By Dr Michael Dornish, VP research and development, and Dr Are Kristiansen, commercial development manager, at FMC BioPolymer.

The biopolymers alginate, chitosan and hyaluronan are well known and have been used in many pharmaceutical formulations for many years. These polysaccharides play a central role in the development of new drug delivery concepts. Some of the unique properties that these biopolymers can bring to the drug delivery field are:

  • Formation of gels with controlled degradability in physiological conditions
  • Bioadhesiveness
  • Specific cellular interactions that can be used to target drugs to specific cell types

C haracterisation with respect to physical, chemical and biological properties is important, and knowledge of biopolymer properties will affect their successful use in drug delivery applications. S ome novel drug delivery applications of alginate, chitosan and hyaluronan are described below.


Alginate is a straight-chain polysaccharide composed of two monomers, mannuronic acid and its C-5 epimer guluronic acid. The unbranched structure of alginate can be described by three block structures: M-block, where there are long sections of mannuronate; G-block, where there are repetitive areas of guluronate; and the MG-block, an alternating structure of mannuronate and guluronate.

Alginate will gel instantaneously on contact with calcium or other divalent cations (except magnesium), and the resulting gel structure will be dependent upon the structure and sequence of the alginate. One application of gelling of alginate is in the immobilisation or encapsulation of living cells in alginate gels to form artificial organs and cell therapy constructs. The porosity of the alginate gel is such that oxygen and nutrients can enter while cell products such as proteins – up to certain molecular weights – can diffuse out of the gel. The gel is, however, not porous to antibodies or immune cells and can act as a continuous production system for substances such as insulin. This kind of biofactory has been implanted into animals and diabetic patients, and has been seen to function for at least one year.


Chitosan is a linear biopolymer that consists of glucosamine and N-acetyl-glucosamine. Chitosan is normally made by deacetylating chitin, which is the structural polymer found in the shells of crabs and shrimp (lobster, squid, some yeast and mould, too). Chitosan contains protonisable amino groups and is a polycationic biopolymer in aqueous solution.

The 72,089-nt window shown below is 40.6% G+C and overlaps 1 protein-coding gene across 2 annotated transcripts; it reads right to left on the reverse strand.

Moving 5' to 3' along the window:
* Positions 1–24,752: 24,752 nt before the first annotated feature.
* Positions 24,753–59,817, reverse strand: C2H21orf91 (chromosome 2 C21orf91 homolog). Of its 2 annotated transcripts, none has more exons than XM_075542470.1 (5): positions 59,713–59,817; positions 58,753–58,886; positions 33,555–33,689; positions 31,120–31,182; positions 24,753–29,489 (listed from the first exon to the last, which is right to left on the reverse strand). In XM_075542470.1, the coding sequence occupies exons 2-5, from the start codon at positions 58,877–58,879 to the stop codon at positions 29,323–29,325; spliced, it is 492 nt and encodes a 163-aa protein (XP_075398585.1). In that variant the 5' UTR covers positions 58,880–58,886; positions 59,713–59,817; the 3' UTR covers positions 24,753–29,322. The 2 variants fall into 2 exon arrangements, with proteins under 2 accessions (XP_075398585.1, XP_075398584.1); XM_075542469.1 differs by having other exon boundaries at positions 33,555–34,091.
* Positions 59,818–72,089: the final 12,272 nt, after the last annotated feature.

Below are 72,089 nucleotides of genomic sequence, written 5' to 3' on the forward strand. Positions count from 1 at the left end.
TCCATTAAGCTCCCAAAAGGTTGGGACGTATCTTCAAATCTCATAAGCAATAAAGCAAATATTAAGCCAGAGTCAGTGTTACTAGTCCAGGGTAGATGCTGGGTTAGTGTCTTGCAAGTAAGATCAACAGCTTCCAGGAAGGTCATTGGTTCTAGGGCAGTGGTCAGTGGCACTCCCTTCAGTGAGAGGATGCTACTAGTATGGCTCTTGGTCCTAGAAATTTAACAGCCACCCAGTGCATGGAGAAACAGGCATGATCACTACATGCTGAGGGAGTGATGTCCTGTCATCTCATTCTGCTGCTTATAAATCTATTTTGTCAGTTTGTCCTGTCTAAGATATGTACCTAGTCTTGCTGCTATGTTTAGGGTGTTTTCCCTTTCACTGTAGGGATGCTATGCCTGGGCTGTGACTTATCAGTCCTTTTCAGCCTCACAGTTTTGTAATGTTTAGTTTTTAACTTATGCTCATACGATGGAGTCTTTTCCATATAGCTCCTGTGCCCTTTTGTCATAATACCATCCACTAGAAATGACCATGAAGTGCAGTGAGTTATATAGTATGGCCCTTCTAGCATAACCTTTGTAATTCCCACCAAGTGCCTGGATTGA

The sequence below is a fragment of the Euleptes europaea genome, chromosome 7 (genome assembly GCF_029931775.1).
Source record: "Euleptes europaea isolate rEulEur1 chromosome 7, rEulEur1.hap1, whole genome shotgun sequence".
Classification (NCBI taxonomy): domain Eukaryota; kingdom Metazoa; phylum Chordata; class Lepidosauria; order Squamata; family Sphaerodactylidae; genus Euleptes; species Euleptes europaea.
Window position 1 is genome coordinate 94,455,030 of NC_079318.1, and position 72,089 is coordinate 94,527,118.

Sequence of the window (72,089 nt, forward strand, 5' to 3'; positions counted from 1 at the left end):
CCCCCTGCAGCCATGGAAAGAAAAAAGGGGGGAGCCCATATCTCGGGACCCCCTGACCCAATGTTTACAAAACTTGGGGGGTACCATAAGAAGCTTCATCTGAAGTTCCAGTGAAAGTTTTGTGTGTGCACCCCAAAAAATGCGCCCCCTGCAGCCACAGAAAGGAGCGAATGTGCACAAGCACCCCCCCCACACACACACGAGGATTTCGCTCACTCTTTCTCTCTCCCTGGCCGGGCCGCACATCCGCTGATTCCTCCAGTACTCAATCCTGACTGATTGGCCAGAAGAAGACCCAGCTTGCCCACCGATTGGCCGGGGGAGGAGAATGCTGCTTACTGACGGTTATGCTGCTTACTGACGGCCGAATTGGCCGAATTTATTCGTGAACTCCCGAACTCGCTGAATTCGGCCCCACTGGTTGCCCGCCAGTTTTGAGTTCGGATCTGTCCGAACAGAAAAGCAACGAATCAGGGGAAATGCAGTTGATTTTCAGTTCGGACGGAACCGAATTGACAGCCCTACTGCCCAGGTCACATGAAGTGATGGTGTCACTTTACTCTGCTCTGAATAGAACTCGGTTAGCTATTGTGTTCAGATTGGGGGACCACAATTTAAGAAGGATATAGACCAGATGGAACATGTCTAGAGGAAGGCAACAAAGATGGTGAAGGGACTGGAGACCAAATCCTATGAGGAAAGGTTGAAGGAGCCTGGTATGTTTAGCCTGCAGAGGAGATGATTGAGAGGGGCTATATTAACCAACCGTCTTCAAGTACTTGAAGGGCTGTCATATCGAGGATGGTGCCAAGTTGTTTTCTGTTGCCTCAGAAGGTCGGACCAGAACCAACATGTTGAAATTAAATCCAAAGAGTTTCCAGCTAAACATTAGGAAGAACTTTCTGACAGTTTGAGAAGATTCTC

Chitosan has shown promise in the development of non-parenteral delivery systems for challenging drugs. Chitosan is bioadhesive and has the ability to transiently open tight junctions in the nasal epithelia, thereby permitting drugs to diffuse through this barrier. Advantages of the nasal route of administration include: a higher permeability of the nasal mucosa than in the gastrointestinal tract; a low degree of pre-systemic metabolism; and a high level of patient compliance, compared to injectable systems.


Sodium hyaluronate, or hyaluronan, is a linear polymer composed of N-acetyl-glucosamine and glucuronic acid. Hyaluronan has found uses in a variety of products in the pharmaceutical and biomedical field. There are two current production methods: animal-derived (hyaluronan extracted from rooster combs, or other animal tissue), and non-animal derived production from fermentation. New research shows that hyaluronan can bind to specific cellular receptors and act as a drug-targeting molecule. Today, this technology is being fully explored in novel drug and gene delivery concepts.

Regulatory issues

The success of these biopolymers in the commercialisation of formulations will be dependent upon the regulatory acceptance of these polymers. T here are EP monographs for sodium alginate (EP 0625), chitosan chloride (EP 1774) and sodium hyaluronate (EP 1472). There is a USP monograph on alginic acid, and the USP is evaluating monographs on chitosan, chitosan chloride and chitosan glutamate.

Manufacture of biopolymers for use in drug delivery systems should be in accordance with current good manufacturing practice (GMP)guidelines. Suppliers should also be compliant with quality assurance systems, such as ISO 9001:2000 and ISO 13485:2003.